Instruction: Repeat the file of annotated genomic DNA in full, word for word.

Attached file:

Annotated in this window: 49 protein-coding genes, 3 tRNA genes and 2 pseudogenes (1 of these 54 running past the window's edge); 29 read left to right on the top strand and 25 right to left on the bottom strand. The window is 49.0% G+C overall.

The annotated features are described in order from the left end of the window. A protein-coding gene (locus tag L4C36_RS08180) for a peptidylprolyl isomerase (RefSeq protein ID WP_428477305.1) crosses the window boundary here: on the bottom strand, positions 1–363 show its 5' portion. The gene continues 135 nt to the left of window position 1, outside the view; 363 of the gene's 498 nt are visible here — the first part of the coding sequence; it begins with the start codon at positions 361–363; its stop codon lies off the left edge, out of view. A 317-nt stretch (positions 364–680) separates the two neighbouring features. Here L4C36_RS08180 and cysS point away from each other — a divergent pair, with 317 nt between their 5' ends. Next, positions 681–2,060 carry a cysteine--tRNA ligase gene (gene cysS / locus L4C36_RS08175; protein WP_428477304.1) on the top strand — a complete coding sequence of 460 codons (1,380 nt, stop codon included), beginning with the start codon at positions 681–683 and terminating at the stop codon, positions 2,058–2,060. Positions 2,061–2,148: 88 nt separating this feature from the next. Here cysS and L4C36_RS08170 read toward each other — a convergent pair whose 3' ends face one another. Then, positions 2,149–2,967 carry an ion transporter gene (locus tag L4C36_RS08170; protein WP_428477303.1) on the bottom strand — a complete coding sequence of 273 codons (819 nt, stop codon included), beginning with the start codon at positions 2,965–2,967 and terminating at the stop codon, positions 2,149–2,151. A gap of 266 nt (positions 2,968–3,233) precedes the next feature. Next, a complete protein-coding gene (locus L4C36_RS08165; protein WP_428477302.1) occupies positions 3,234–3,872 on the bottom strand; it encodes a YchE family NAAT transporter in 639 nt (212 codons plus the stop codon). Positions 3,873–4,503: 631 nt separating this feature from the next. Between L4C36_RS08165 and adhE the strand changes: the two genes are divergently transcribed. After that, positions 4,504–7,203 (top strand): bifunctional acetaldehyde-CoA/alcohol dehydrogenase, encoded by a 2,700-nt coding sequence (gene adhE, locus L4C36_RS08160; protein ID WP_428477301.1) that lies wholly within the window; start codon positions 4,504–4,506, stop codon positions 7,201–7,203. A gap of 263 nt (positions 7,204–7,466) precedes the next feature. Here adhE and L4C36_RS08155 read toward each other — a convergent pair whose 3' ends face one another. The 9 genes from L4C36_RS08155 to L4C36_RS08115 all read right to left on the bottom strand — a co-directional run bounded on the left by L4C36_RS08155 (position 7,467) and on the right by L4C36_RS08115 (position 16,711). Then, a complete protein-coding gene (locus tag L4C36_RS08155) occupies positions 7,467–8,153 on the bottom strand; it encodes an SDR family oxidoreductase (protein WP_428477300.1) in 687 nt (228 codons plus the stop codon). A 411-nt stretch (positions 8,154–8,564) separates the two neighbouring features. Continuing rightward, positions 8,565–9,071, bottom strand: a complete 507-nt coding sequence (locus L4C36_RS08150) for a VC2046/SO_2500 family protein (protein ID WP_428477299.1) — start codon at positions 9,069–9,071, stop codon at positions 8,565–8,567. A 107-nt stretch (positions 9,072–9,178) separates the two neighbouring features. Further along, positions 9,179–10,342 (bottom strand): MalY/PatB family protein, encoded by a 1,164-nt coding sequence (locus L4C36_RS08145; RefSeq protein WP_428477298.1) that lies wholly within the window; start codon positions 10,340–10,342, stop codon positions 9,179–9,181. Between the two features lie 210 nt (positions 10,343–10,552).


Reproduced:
Annotated in this window: 49 protein-coding genes, 3 tRNA genes and 2 pseudogenes (1 of these 54 running past the window's edge); 29 read left to right on the top strand and 25 right to left on the bottom strand. The window is 49.0% G+C overall.

The annotated features are described in order from the left end of the window. A protein-coding gene (locus tag L4C36_RS08180) for a peptidylprolyl isomerase (RefSeq protein ID WP_428477305.1) crosses the window boundary here: on the bottom strand, positions 1–363 show its 5' portion. The gene continues 135 nt to the left of window position 1, outside the view; 363 of the gene's 498 nt are visible here — the first part of the coding sequence; it begins with the start codon at positions 361–363; its stop codon lies off the left edge, out of view. A 317-nt stretch (positions 364–680) separates the two neighbouring features. Here L4C36_RS08180 and cysS point away from each other — a divergent pair, with 317 nt between their 5' ends. Next, positions 681–2,060 carry a cysteine--tRNA ligase gene (gene cysS / locus L4C36_RS08175; protein WP_428477304.1) on the top strand — a complete coding sequence of 460 codons (1,380 nt, stop codon included), beginning with the start codon at positions 681–683 and terminating at the stop codon, positions 2,058–2,060. Positions 2,061–2,148: 88 nt separating this feature from the next. Here cysS and L4C36_RS08170 read toward each other — a convergent pair whose 3' ends face one another. Then, positions 2,149–2,967 carry an ion transporter gene (locus tag L4C36_RS08170; protein WP_428477303.1) on the bottom strand — a complete coding sequence of 273 codons (819 nt, stop codon included), beginning with the start codon at positions 2,965–2,967 and terminating at the stop codon, positions 2,149–2,151. A gap of 266 nt (positions 2,968–3,233) precedes the next feature. Next, a complete protein-coding gene (locus L4C36_RS08165; protein WP_428477302.1) occupies positions 3,234–3,872 on the bottom strand; it encodes a YchE family NAAT transporter in 639 nt (212 codons plus the stop codon). Positions 3,873–4,503: 631 nt separating this feature from the next. Between L4C36_RS08165 and adhE the strand changes: the two genes are divergently transcribed. After that, positions 4,504–7,203 (top strand): bifunctional acetaldehyde-CoA/alcohol dehydrogenase, encoded by a 2,700-nt coding sequence (gene adhE, locus L4C36_RS08160; protein ID WP_428477301.1) that lies wholly within the window; start codon positions 4,504–4,506, stop codon positions 7,201–7,203. A gap of 263 nt (positions 7,204–7,466) precedes the next feature. Here adhE and L4C36_RS08155 read toward each other — a convergent pair whose 3' ends face one another. The 9 genes from L4C36_RS08155 to L4C36_RS08115 all read right to left on the bottom strand — a co-directional run bounded on the left by L4C36_RS08155 (position 7,467) and on the right by L4C36_RS08115 (position 16,711). Then, a complete protein-coding gene (locus tag L4C36_RS08155) occupies positions 7,467–8,153 on the bottom strand; it encodes an SDR family oxidoreductase (protein WP_428477300.1) in 687 nt (228 codons plus the stop codon). A 411-nt stretch (positions 8,154–8,564) separates the two neighbouring features. Continuing rightward, positions 8,565–9,071, bottom strand: a complete 507-nt coding sequence (locus L4C36_RS08150) for a VC2046/SO_2500 family protein (protein ID WP_428477299.1) — start codon at positions 9,069–9,071, stop codon at positions 8,565–8,567. A 107-nt stretch (positions 9,072–9,178) separates the two neighbouring features. Further along, positions 9,179–10,342 (bottom strand): MalY/PatB family protein, encoded by a 1,164-nt coding sequence (locus L4C36_RS08145; RefSeq protein WP_428477298.1) that lies wholly within the window; start codon positions 10,340–10,342, stop codon positions 9,179–9,181. Between the two features lie 210 nt (positions 10,343–10,552).